The announcement confirms Oracle'sto move beyond its typical multimillion-dollar software deals and target smaller U.S. businesses.
Oracle's day in court
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Accordingly, the database giant will sell a new version of its E-Business Suite that includes the features most needed by small organizations. Dubbed the E-Business Suite Special Edition, the package bundles tools for handling order processing, customer billing, and inventory and supply management.
Oracle acknowledged that its move to cater to small businesses is driven by the fact that large businesses aren't buying as much software after years of big spending.
"The high-end part of market is more mature. Those customers have already made (software) decisions," Oracle President Charles Phillips said in a media teleconference. "We can sit around and wait for things to happen there, or we can create new opportunities."
Oracle's small-business push is aimed squarely at Microsoft, which has entered both the database and software applications markets with lower-price products, Oracle executives acknowledged.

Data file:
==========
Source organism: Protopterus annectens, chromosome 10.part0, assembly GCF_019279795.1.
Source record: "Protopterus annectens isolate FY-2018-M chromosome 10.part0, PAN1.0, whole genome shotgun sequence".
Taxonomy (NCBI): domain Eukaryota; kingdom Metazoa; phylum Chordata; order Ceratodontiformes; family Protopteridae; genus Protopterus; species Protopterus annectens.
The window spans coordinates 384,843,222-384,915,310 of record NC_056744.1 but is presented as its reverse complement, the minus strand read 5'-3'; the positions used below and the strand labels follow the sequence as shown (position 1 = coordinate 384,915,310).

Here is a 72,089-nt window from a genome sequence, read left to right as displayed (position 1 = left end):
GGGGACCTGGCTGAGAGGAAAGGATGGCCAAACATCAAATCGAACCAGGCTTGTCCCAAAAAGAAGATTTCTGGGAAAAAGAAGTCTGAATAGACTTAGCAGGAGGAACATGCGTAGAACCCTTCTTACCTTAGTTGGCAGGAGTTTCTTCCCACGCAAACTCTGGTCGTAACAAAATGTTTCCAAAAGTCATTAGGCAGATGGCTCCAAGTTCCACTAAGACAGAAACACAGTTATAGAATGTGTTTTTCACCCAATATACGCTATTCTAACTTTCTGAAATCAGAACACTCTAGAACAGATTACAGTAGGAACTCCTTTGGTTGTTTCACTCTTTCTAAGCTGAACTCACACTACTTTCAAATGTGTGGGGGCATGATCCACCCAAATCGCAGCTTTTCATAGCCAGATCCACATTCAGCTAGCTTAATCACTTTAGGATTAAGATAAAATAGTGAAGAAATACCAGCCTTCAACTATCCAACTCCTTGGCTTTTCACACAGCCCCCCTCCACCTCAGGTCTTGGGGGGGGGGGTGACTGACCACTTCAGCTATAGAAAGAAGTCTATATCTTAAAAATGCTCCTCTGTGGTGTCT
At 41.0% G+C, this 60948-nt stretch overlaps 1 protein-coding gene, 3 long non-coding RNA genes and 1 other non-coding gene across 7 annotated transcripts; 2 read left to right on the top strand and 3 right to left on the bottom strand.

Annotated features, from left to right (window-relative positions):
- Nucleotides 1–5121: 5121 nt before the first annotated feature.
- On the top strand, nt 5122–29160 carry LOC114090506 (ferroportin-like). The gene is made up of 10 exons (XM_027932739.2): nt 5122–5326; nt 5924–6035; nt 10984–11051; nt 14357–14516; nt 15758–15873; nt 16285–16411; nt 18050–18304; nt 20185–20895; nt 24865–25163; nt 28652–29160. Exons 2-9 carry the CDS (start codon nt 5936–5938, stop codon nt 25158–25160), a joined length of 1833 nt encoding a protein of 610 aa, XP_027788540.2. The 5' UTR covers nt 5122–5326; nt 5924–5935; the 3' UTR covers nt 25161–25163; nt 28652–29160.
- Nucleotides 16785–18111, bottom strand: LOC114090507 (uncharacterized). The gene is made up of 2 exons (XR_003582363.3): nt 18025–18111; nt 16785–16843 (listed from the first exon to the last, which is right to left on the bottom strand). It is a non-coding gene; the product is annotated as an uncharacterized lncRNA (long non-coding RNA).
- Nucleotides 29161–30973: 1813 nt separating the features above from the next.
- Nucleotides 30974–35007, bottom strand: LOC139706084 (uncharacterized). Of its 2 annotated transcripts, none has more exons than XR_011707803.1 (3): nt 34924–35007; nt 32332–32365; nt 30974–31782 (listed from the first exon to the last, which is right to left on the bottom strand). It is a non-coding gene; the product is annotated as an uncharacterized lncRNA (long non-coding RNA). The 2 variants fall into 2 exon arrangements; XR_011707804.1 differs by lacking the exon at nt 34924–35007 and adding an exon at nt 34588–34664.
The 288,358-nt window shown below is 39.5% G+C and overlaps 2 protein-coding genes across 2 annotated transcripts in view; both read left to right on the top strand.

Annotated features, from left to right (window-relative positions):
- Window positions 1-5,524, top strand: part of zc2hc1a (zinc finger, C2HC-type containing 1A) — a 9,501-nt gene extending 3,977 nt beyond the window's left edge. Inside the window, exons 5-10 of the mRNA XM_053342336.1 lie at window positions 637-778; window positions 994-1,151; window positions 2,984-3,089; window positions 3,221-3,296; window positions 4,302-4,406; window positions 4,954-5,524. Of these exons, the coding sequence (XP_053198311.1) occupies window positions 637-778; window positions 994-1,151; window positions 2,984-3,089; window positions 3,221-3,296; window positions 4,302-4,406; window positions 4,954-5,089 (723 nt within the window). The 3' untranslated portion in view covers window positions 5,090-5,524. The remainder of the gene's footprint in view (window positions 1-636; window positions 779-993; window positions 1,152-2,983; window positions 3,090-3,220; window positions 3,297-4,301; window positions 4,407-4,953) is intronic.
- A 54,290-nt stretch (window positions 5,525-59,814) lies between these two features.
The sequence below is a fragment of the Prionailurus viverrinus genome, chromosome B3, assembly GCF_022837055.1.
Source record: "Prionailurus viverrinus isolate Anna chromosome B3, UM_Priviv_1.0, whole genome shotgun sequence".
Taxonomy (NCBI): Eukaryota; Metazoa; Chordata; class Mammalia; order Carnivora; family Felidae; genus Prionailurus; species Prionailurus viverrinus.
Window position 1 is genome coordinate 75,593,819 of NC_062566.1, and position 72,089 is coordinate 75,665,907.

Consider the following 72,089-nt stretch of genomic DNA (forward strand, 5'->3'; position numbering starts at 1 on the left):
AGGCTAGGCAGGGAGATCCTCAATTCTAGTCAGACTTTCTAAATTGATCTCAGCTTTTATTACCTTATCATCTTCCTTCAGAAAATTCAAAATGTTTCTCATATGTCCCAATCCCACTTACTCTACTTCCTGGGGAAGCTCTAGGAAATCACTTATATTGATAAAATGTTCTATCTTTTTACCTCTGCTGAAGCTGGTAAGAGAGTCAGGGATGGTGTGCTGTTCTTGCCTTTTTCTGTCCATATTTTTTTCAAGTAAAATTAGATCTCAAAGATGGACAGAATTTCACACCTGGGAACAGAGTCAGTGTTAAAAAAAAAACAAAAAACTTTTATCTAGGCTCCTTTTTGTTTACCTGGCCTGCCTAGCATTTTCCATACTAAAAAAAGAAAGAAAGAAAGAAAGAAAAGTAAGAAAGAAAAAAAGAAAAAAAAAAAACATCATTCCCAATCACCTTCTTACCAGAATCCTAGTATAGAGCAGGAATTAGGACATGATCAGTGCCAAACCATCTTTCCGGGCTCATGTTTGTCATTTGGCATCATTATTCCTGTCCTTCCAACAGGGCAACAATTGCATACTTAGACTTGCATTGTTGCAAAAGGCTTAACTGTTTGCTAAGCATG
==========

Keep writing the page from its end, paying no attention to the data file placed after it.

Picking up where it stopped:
"This will be right in our strike zone," said Keith Block, Oracle's executive vice president of North American sales.
Under the new program, Oracle introduced a reduced entry-level price for its database software. The new pricing is $149 per user, or $49.95 per central processing unit, for a maximum to two processors. The price of the E-business Suite Standard Edition is approximately $2,000 per user, according to an Oracle representative.
Oracle has also set up a team of partners to market the suite, including Abaris, Baytree Associates, Core Services, Favored Tack, Lucidity Consulting Group, Oto Global Solutions, Vertex Systems and Whitbread Technology Partners.
Licenses are available for a minimum of 10 users and a maximum of 50 users, Oracle said. Its partners, which will implement, host and support the new package, will decide on the pricing.
Oracle already has a similar program in place in Europe and Asia.
CNET News.com's Alorie Gilbert contributed to this report.